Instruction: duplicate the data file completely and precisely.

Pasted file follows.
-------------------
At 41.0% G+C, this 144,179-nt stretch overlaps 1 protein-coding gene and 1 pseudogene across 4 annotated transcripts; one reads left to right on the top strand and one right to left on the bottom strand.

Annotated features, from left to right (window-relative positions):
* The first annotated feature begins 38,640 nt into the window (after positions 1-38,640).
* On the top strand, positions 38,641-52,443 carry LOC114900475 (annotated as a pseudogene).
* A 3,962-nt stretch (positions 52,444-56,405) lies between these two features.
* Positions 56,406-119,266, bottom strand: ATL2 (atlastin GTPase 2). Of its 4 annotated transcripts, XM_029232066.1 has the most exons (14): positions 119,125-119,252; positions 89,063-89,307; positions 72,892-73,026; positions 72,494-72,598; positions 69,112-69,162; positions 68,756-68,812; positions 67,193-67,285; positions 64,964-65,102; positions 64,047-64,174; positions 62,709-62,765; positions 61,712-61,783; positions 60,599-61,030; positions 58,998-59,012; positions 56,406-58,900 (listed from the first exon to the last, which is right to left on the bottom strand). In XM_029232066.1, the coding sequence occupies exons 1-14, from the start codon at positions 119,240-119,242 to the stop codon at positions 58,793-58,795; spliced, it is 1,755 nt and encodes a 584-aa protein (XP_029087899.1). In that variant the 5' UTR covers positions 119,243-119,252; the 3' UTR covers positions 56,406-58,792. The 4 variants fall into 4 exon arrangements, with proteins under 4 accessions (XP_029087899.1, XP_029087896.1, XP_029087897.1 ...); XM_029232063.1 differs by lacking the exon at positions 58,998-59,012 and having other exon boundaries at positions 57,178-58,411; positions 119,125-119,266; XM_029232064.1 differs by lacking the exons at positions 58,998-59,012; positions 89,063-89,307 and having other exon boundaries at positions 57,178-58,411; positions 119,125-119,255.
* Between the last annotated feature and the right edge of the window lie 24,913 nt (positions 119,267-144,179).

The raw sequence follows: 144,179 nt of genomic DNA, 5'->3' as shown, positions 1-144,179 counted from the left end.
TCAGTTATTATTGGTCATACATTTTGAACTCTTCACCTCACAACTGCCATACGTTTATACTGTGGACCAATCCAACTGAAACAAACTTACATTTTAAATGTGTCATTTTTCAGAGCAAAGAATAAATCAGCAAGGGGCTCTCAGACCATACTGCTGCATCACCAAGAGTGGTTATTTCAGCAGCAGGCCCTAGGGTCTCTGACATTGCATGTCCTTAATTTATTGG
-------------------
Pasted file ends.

At 41.0% G+C, this 144,179-nt stretch overlaps 1 protein-coding gene and 1 pseudogene across 4 annotated transcripts; one reads left to right on the top strand and one right to left on the bottom strand.

Annotated features, from left to right (window-relative positions):
* The first annotated feature begins 38,640 nt into the window (after positions 1-38,640).
* On the top strand, positions 38,641-52,443 carry LOC114900475 (annotated as a pseudogene).
* A 3,962-nt stretch (positions 52,444-56,405) lies between these two features.
* Positions 56,406-119,266, bottom strand: ATL2 (atlastin GTPase 2). Of its 4 annotated transcripts, XM_029232066.1 has the most exons (14): positions 119,125-119,252; positions 89,063-89,307; positions 72,892-73,026; positions 72,494-72,598; positions 69,112-69,162; positions 68,756-68,812; positions 67,193-67,285; positions 64,964-65,102; positions 64,047-64,174; positions 62,709-62,765; positions 61,712-61,783; positions 60,599-61,030; positions 58,998-59,012; positions 56,406-58,900 (listed from the first exon to the last, which is right to left on the bottom strand). In XM_029232066.1, the coding sequence occupies exons 1-14, from the start codon at positions 119,240-119,242 to the stop codon at positions 58,793-58,795; spliced, it is 1,755 nt and encodes a 584-aa protein (XP_029087899.1). In that variant the 5' UTR covers positions 119,243-119,252; the 3' UTR covers positions 56,406-58,792. The 4 variants fall into 4 exon arrangements, with proteins under 4 accessions (XP_029087899.1, XP_029087896.1, XP_029087897.1 ...); XM_029232063.1 differs by lacking the exon at positions 58,998-59,012 and having other exon boundaries at positions 57,178-58,411; positions 119,125-119,266; XM_029232064.1 differs by lacking the exons at positions 58,998-59,012; positions 89,063-89,307 and having other exon boundaries at positions 57,178-58,411; positions 119,125-119,255.
* Between the last annotated feature and the right edge of the window lie 24,913 nt (positions 119,267-144,179).

The raw sequence follows: 144,179 nt of genomic DNA, 5'->3' as shown, positions 1-144,179 counted from the left end.
TCAGTTATTATTGGTCATACATTTTGAACTCTTCACCTCACAACTGCCATACGTTTATACTGTGGACCAATCCAACTGAAACAAACTTACATTTTAAATGTGTCATTTTTCAGAGCAAAGAATAAATCAGCAAGGGGCTCTCAGACCATACTGCTGCATCACCAAGAGTGGTTATTTCAGCAGCAGGCCCTAGGGTCTCTGACATTGCATGTCCTTAATTTATTGG